BROWER—George Franklin Brower passed away on January 13, 2021.


BROWER—George Franklin Brower passed away on January 13, 2021.

Local businessman and luminary to many, George passed away on January 13, 2021 of complications due to a stroke. He was 88.

He was born to Hershal Franklin and Irene Brewer on Sept. 22, 1932, in Turner, Ore. The first of three sons, brothers David and Irie (Harold) followed in 1942 and 1944. His family moved often for work around Oregon and Northern California in George’s formative years, finally settling in Modesto, Calif. His father opened a diner called “The Big Orange” where George and his brothers helped work it.

George graduated high school in 1950 and attended community college where he earned a degree in mathematics. He joined the Naval Reserve soon after and served a tour in Japan as the Korean War was ending.

Upon returning to civilian life, he marred Carol and four children followed; Tom, Kathy, Ron and youngest Gary, who preceded George in death.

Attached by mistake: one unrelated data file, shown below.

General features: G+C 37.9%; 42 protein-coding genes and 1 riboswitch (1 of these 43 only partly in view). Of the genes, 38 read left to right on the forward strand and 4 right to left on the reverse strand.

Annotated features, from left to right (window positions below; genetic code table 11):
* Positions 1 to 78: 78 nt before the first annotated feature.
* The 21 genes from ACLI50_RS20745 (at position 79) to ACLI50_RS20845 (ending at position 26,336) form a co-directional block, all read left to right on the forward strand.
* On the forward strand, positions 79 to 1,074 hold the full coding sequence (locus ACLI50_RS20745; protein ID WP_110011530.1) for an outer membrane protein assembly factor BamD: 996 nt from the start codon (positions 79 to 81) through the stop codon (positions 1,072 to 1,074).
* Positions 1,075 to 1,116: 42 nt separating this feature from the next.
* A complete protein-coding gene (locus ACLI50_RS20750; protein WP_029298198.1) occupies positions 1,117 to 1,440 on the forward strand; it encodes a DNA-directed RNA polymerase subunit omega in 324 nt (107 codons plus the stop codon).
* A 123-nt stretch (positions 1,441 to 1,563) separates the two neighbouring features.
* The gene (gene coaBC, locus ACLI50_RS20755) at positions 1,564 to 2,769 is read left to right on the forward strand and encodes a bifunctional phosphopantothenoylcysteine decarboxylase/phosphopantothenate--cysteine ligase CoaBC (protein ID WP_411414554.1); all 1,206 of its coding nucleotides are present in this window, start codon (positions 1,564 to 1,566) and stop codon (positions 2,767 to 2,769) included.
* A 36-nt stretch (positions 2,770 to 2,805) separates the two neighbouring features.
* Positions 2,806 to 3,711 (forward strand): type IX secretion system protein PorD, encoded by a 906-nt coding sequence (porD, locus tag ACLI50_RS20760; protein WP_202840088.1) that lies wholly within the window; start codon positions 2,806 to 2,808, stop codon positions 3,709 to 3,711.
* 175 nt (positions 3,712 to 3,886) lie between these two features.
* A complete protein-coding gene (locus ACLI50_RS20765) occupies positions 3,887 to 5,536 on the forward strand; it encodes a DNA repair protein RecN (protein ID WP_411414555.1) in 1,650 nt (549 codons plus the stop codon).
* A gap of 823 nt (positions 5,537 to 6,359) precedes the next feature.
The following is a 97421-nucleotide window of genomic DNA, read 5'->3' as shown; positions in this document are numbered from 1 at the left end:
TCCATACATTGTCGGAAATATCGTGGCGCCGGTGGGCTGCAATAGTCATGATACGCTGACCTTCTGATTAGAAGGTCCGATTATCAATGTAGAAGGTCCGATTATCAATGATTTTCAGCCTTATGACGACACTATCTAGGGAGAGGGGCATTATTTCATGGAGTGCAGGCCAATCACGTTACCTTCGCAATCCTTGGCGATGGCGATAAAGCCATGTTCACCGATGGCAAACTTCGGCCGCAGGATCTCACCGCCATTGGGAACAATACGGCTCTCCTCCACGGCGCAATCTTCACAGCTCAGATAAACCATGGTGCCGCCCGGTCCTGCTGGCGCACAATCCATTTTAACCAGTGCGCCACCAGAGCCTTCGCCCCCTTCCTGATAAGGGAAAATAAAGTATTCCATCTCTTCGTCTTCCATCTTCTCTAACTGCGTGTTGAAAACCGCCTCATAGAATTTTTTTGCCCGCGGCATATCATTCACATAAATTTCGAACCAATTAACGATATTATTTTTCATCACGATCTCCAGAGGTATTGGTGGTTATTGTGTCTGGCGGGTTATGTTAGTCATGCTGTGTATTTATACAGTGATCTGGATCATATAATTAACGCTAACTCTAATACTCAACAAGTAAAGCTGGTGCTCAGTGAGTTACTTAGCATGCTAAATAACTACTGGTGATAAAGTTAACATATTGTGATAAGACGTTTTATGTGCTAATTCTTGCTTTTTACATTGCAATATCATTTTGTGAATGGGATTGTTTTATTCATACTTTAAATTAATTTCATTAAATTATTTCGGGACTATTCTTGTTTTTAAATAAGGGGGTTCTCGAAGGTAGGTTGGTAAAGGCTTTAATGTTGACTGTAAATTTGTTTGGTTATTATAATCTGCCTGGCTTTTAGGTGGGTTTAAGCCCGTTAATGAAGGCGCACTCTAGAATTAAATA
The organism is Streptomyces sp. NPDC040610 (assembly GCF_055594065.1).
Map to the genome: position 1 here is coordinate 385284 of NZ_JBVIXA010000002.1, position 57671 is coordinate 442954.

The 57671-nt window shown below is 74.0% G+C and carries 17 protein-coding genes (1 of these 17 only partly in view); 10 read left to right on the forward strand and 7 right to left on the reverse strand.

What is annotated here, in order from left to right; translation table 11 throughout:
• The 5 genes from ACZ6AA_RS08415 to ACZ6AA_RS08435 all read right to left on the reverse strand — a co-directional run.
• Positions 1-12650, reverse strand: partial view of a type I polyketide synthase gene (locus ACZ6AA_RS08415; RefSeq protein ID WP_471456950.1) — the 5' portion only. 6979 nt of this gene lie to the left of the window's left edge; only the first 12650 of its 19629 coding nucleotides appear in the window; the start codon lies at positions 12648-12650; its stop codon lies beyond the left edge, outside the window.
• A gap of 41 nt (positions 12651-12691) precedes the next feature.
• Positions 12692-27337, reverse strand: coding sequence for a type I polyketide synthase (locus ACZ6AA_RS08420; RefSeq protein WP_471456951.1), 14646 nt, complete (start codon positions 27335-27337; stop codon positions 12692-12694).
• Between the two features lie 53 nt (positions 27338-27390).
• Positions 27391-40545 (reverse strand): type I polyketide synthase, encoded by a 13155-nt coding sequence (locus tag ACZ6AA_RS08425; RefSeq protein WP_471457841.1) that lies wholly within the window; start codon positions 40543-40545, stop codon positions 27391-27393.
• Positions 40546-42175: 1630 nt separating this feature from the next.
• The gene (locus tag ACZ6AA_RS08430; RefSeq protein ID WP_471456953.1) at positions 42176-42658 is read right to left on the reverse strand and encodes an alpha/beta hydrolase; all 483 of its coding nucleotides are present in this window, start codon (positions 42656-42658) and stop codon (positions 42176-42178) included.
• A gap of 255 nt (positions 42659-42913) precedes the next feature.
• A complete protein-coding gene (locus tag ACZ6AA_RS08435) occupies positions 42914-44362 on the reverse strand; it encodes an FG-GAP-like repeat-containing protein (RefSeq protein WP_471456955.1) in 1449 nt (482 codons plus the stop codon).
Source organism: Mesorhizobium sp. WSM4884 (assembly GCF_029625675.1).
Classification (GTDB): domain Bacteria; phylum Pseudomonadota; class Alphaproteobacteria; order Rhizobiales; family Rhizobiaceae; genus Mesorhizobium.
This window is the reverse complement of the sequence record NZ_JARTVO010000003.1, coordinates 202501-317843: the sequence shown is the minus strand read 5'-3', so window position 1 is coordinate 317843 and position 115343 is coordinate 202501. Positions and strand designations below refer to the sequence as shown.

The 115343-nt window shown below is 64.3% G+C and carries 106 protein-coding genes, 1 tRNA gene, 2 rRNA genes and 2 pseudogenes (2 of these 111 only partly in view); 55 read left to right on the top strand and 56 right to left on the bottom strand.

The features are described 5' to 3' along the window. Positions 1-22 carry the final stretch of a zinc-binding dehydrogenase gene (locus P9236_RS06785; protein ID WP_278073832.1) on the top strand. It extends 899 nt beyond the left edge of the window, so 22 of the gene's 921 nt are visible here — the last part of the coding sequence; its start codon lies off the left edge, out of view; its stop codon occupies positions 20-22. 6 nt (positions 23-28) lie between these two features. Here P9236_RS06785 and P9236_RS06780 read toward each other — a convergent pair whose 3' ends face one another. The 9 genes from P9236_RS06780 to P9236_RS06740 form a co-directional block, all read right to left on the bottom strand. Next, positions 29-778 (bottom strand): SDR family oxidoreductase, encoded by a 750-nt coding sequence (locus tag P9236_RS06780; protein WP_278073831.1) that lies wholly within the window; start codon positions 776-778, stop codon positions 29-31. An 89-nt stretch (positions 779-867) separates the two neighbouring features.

George went to work for Aerojet of California in the late 1950s and became involved in the atomic age space race, making contributions in propulsion technology. His parents’ health began to deteriorate in the mid ‘60s and George filled in for his father at the business when “Frank” suffered a stroke. After Frank returned, George stayed on, assisting his father at his coin shop in Stockton, Calif. His mother passed away in 1967 and George began to run the shop until Frank’s death in 1976.

Over time, George’s brother David traveled the Oregon Coast and bought a property on Mercer Lake. Soon after, George purchased a property in Greentrees in Florence, Ore. George’s marriage dissolved and he and David moved to Florence in 1980. In 1983, they opened Brower’s Stamp and Coin at the corner of Highway 101 and Rhododendron Drive, where they operated a thriving business that many locals and visitors found memorable and welcoming.

David passed away in March 2010 and, a short time later, Harold moved from Yreka, Calif., to Florence to fill David’s spot at George’s side in the business.
A lifelong Christian, George was a member of Gideon’s International, an organization that distributes Bibles throughout the world. He always had a stack of free pocket-size bibles available at the counter.

 George will be remembered by those who knew him best for his amiable outlook and readiness to tell a “Sea Story” as he called them. Often patrons leaving would linger in the doorway listening to George say from behind the counter “Oh by the way, I just have one more quick one for you.” So many now wish they could hear just one more.

He was an original who will be missed by so many near and far. 

Recently, George, David and Harold were laid

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